When Sections One and Two of Chapter 85, N. C. Sess. Laws (1893) (now G.S. 14-17) divided murder into two degrees, Section Three (now G.S. 15-172 (1965)) provided that the division required no alteration in the existing statutory form of indictment for murder, “but the jury before whom the offender is tried shall determine in their verdict whether the crime is murder in the first or second degree.”
In State v. Blue, 219 N.C. 612, 14 S.E. 2d 635 (1941), the defendant who was convicted of murder upon his plea of not .guilty, was awarded a new trial for errors in the charge. Justice (later Chief Justice) Winborne, said: “[I]n this State a defendant will not be permitted to plead guilty to murder in the first degree. It is provided in [G.S. 15-172] that the jury before whom the offender is tried shall determine in their verdict whether the icrime is murder in the first or second degree.” Id. at 616, 14 *29S.E. 2d at 637. The statute and the two cases cited in Blue immediately following the statement that a defendant will not be permitted to plead guilty to murder in the first degree do not support the proposition.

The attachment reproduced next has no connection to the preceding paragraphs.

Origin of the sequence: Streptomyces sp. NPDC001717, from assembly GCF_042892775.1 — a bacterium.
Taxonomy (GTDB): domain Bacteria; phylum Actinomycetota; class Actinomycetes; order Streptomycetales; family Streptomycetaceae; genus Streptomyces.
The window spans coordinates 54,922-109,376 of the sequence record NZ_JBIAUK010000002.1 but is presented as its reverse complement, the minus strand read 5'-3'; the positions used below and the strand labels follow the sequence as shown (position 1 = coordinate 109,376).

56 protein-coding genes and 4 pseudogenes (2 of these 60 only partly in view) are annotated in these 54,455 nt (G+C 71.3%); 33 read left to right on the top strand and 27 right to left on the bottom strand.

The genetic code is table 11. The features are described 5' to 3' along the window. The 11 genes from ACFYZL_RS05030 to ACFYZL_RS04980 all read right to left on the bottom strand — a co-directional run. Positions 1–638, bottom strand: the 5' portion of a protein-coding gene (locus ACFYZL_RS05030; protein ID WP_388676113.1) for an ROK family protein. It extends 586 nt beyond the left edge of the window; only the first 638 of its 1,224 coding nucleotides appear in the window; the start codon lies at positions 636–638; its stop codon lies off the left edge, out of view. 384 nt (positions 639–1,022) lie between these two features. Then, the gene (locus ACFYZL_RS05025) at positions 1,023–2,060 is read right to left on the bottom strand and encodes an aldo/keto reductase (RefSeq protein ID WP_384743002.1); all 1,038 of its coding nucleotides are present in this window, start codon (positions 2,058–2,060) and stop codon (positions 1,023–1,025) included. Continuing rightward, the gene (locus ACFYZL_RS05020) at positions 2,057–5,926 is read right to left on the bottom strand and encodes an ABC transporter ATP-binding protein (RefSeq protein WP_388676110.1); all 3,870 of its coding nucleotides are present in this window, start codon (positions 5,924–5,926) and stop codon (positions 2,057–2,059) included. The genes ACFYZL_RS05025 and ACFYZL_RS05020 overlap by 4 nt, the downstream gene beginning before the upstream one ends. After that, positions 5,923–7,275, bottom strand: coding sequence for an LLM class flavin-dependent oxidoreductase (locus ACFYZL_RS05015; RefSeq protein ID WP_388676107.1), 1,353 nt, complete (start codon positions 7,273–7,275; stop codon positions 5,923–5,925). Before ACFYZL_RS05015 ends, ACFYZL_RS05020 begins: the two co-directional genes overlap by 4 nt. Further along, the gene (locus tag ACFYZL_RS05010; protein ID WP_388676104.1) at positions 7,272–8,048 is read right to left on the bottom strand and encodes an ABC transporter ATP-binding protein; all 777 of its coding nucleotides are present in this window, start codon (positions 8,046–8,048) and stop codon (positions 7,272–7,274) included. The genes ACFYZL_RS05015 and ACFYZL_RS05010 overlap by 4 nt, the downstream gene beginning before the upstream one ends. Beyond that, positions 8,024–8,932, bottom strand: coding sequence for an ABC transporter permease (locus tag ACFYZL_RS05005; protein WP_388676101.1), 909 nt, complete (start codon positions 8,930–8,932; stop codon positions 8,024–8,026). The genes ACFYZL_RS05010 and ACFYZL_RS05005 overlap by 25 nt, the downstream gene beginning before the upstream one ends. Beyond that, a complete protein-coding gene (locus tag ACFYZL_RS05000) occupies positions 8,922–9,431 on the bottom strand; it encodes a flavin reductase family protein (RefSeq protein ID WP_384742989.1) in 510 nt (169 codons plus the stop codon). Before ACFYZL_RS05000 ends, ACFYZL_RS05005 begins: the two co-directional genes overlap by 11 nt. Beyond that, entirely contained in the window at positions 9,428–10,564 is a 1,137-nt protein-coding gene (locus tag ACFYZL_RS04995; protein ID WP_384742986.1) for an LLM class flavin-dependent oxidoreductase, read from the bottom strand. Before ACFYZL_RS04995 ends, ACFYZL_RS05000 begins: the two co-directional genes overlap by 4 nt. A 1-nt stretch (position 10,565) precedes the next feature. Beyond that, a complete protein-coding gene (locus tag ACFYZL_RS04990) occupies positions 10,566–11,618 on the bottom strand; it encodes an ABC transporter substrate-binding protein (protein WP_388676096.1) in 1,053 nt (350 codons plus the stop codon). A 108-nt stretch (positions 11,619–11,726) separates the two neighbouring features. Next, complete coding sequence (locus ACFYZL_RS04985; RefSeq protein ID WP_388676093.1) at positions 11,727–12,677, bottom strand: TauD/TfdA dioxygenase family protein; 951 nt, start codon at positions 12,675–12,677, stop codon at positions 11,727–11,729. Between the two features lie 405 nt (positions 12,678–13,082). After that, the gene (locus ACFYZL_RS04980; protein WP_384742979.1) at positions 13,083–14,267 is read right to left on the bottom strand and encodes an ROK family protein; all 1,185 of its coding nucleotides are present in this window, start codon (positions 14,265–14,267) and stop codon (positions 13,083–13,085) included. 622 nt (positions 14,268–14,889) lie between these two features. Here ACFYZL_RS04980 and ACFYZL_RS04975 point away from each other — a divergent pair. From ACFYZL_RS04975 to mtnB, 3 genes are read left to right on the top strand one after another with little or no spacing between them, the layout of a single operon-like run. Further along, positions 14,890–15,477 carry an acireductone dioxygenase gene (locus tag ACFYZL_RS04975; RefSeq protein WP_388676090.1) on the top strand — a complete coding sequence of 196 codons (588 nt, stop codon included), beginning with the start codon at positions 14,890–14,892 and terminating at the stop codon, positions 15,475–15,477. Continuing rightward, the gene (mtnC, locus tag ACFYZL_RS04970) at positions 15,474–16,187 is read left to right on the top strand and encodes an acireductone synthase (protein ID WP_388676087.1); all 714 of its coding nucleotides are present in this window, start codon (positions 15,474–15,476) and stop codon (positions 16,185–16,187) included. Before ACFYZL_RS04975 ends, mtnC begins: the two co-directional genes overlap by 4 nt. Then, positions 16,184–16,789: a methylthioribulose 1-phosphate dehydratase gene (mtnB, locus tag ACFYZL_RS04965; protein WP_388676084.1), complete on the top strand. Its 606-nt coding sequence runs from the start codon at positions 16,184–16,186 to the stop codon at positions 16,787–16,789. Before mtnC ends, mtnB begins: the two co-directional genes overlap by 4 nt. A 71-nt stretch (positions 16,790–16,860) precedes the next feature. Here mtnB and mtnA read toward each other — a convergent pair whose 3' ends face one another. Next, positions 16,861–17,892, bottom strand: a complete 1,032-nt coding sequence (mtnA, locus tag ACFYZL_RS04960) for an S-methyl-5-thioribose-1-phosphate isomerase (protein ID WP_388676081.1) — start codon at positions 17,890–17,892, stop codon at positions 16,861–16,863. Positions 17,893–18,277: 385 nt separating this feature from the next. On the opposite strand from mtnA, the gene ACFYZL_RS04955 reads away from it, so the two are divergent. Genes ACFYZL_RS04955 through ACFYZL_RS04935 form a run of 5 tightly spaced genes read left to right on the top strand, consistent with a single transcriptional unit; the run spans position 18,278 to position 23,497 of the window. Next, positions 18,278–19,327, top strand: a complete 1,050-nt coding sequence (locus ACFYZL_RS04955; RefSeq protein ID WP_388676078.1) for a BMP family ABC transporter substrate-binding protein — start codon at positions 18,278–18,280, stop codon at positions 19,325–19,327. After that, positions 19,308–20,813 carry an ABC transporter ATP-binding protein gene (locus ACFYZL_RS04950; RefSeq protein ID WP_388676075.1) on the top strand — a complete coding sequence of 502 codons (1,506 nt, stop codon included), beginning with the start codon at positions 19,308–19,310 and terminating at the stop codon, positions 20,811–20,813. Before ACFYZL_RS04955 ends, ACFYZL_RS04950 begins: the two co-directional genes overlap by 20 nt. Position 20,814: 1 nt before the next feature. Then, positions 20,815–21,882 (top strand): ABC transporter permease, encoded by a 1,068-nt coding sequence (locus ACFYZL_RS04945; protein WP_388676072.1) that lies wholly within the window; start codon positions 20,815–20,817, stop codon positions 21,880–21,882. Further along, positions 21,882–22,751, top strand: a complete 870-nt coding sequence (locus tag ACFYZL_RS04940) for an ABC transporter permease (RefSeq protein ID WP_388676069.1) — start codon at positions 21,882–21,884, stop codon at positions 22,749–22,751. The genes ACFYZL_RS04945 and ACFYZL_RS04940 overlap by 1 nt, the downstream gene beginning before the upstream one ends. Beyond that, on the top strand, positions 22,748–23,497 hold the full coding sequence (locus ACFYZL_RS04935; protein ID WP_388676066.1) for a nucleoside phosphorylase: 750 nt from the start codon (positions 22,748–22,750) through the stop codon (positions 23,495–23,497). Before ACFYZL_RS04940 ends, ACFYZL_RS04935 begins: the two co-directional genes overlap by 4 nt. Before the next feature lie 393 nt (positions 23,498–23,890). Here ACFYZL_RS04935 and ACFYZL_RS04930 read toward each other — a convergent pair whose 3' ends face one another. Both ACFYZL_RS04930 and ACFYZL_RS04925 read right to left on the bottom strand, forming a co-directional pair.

State v. Simmons, 236 N.C. 340, 72 S.E. 2d 743 (1952), was also a case in which the defendant, convicted of murder after having pled not guilty, was awarded a new trial for errors in the charge. By way of dictum Justice Winborne again said, “In this connection, this Court has held that in this State a defendant will not be permitted to plead guilty to murder in the first degree. S. v. Blue, 219 N.C. 612, 14 S.E. 2d 635, and cases there cited.” Id. at 341, 72 S.E. 2d at 744. For a statement of similar import in a factually similar case see State v. Murphy, 157 N.C. 614, 72 S.E. 1075 (1911).